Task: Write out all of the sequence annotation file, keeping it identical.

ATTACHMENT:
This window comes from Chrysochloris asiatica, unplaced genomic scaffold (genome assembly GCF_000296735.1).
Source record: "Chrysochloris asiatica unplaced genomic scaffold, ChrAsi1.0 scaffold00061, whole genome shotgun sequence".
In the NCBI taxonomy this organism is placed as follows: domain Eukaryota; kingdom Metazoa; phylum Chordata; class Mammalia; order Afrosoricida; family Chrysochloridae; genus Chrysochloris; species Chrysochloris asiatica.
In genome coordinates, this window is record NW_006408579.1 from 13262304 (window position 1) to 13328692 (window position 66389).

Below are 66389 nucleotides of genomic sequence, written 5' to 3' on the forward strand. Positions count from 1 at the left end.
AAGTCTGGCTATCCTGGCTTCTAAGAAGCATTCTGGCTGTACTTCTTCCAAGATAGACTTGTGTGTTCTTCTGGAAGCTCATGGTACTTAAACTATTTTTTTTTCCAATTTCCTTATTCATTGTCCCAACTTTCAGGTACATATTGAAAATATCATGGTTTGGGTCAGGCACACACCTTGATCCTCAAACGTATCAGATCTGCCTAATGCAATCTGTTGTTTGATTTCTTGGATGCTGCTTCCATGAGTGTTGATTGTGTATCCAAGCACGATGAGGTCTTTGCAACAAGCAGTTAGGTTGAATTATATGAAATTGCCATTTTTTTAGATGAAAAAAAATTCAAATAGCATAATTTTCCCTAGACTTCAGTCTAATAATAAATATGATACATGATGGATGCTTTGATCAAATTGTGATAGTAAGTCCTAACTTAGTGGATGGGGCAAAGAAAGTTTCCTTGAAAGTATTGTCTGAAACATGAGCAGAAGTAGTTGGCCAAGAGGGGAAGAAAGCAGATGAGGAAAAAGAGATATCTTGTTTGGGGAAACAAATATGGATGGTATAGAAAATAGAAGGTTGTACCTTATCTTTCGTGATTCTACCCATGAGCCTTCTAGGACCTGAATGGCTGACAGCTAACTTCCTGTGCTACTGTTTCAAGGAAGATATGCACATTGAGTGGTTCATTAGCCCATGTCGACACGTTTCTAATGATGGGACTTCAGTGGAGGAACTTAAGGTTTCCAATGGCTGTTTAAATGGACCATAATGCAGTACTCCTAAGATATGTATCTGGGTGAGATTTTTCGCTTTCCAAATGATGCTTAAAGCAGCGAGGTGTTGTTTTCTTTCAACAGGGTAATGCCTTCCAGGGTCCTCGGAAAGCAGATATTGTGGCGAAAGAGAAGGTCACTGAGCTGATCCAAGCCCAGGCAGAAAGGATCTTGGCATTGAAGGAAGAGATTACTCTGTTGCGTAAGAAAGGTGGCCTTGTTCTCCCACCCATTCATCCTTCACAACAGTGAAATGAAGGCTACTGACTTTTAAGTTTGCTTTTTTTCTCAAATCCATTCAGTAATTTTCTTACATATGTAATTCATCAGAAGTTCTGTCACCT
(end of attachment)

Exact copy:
This window comes from Chrysochloris asiatica, unplaced genomic scaffold (genome assembly GCF_000296735.1).
Source record: "Chrysochloris asiatica unplaced genomic scaffold, ChrAsi1.0 scaffold00061, whole genome shotgun sequence".
In the NCBI taxonomy this organism is placed as follows: domain Eukaryota; kingdom Metazoa; phylum Chordata; class Mammalia; order Afrosoricida; family Chrysochloridae; genus Chrysochloris; species Chrysochloris asiatica.
In genome coordinates, this window is record NW_006408579.1 from 13262304 (window position 1) to 13328692 (window position 66389).

Below are 66389 nucleotides of genomic sequence, written 5' to 3' on the forward strand. Positions count from 1 at the left end.
AAGTCTGGCTATCCTGGCTTCTAAGAAGCATTCTGGCTGTACTTCTTCCAAGATAGACTTGTGTGTTCTTCTGGAAGCTCATGGTACTTAAACTATTTTTTTTTCCAATTTCCTTATTCATTGTCCCAACTTTCAGGTACATATTGAAAATATCATGGTTTGGGTCAGGCACACACCTTGATCCTCAAACGTATCAGATCTGCCTAATGCAATCTGTTGTTTGATTTCTTGGATGCTGCTTCCATGAGTGTTGATTGTGTATCCAAGCACGATGAGGTCTTTGCAACAAGCAGTTAGGTTGAATTATATGAAATTGCCATTTTTTTAGATGAAAAAAAATTCAAATAGCATAATTTTCCCTAGACTTCAGTCTAATAATAAATATGATACATGATGGATGCTTTGATCAAATTGTGATAGTAAGTCCTAACTTAGTGGATGGGGCAAAGAAAGTTTCCTTGAAAGTATTGTCTGAAACATGAGCAGAAGTAGTTGGCCAAGAGGGGAAGAAAGCAGATGAGGAAAAAGAGATATCTTGTTTGGGGAAACAAATATGGATGGTATAGAAAATAGAAGGTTGTACCTTATCTTTCGTGATTCTACCCATGAGCCTTCTAGGACCTGAATGGCTGACAGCTAACTTCCTGTGCTACTGTTTCAAGGAAGATATGCACATTGAGTGGTTCATTAGCCCATGTCGACACGTTTCTAATGATGGGACTTCAGTGGAGGAACTTAAGGTTTCCAATGGCTGTTTAAATGGACCATAATGCAGTACTCCTAAGATATGTATCTGGGTGAGATTTTTCGCTTTCCAAATGATGCTTAAAGCAGCGAGGTGTTGTTTTCTTTCAACAGGGTAATGCCTTCCAGGGTCCTCGGAAAGCAGATATTGTGGCGAAAGAGAAGGTCACTGAGCTGATCCAAGCCCAGGCAGAAAGGATCTTGGCATTGAAGGAAGAGATTACTCTGTTGCGTAAGAAAGGTGGCCTTGTTCTCCCACCCATTCATCCTTCACAACAGTGAAATGAAGGCTACTGACTTTTAAGTTTGCTTTTTTTCTCAAATCCATTCAGTAATTTTCTTACATATGTAATTCATCAGAAGTTCTGTCACCT